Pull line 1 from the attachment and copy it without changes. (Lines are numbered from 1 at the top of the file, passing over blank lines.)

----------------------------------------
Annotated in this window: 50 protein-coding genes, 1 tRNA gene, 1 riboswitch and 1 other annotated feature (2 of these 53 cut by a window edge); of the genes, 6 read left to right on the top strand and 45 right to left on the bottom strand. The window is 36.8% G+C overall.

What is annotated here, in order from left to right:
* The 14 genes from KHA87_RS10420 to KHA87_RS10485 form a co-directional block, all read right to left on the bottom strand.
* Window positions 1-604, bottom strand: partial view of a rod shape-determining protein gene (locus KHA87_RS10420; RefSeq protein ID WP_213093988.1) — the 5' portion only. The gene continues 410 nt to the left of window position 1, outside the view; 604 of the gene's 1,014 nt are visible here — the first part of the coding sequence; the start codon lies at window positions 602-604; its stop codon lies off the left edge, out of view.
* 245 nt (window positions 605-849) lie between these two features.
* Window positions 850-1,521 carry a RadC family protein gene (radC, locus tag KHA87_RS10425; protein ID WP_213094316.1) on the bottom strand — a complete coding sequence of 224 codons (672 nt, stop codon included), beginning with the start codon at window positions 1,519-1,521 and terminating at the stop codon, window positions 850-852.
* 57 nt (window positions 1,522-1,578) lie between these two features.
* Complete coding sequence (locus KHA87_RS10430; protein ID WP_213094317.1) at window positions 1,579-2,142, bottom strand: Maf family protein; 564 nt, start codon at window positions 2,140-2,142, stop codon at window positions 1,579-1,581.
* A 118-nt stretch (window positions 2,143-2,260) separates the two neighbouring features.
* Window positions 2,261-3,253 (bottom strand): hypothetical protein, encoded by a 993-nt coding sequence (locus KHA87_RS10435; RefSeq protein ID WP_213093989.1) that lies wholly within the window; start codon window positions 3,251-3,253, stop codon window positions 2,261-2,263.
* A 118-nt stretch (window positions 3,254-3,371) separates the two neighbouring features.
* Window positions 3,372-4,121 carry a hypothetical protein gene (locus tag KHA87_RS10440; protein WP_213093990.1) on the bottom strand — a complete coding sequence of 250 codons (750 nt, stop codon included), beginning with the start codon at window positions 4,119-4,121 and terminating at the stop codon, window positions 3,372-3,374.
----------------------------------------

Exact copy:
Annotated in this window: 50 protein-coding genes, 1 tRNA gene, 1 riboswitch and 1 other annotated feature (2 of these 53 cut by a window edge); of the genes, 6 read left to right on the top strand and 45 right to left on the bottom strand. The window is 36.8% G+C overall.